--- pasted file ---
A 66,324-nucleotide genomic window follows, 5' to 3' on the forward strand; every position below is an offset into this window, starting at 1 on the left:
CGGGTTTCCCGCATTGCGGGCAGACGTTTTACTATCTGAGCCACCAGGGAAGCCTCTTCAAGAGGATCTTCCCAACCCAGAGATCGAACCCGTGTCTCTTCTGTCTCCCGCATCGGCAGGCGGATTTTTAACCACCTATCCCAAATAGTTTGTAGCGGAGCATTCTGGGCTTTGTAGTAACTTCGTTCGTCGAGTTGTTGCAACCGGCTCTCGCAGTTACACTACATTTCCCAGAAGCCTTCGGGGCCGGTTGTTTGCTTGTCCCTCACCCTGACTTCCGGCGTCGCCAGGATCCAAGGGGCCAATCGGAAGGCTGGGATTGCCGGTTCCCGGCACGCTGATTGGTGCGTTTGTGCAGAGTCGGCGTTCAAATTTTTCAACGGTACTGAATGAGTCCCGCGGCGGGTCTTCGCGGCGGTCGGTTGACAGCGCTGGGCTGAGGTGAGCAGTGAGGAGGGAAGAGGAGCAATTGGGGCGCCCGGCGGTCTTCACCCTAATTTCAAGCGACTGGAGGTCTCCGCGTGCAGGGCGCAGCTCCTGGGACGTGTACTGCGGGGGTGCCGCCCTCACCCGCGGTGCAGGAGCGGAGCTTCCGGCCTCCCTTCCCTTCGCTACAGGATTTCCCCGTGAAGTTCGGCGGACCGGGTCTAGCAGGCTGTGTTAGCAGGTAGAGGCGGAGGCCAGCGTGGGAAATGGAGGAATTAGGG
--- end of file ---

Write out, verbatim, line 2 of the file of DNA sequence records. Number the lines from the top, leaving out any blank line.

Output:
CGGGTTTCCCGCATTGCGGGCAGACGTTTTACTATCTGAGCCACCAGGGAAGCCTCTTCAAGAGGATCTTCCCAACCCAGAGATCGAACCCGTGTCTCTTCTGTCTCCCGCATCGGCAGGCGGATTTTTAACCACCTATCCCAAATAGTTTGTAGCGGAGCATTCTGGGCTTTGTAGTAACTTCGTTCGTCGAGTTGTTGCAACCGGCTCTCGCAGTTACACTACATTTCCCAGAAGCCTTCGGGGCCGGTTGTTTGCTTGTCCCTCACCCTGACTTCCGGCGTCGCCAGGATCCAAGGGGCCAATCGGAAGGCTGGGATTGCCGGTTCCCGGCACGCTGATTGGTGCGTTTGTGCAGAGTCGGCGTTCAAATTTTTCAACGGTACTGAATGAGTCCCGCGGCGGGTCTTCGCGGCGGTCGGTTGACAGCGCTGGGCTGAGGTGAGCAGTGAGGAGGGAAGAGGAGCAATTGGGGCGCCCGGCGGTCTTCACCCTAATTTCAAGCGACTGGAGGTCTCCGCGTGCAGGGCGCAGCTCCTGGGACGTGTACTGCGGGGGTGCCGCCCTCACCCGCGGTGCAGGAGCGGAGCTTCCGGCCTCCCTTCCCTTCGCTACAGGATTTCCCCGTGAAGTTCGGCGGACCGGGTCTAGCAGGCTGTGTTAGCAGGTAGAGGCGGAGGCCAGCGTGGGAAATGGAGGAATTAGGG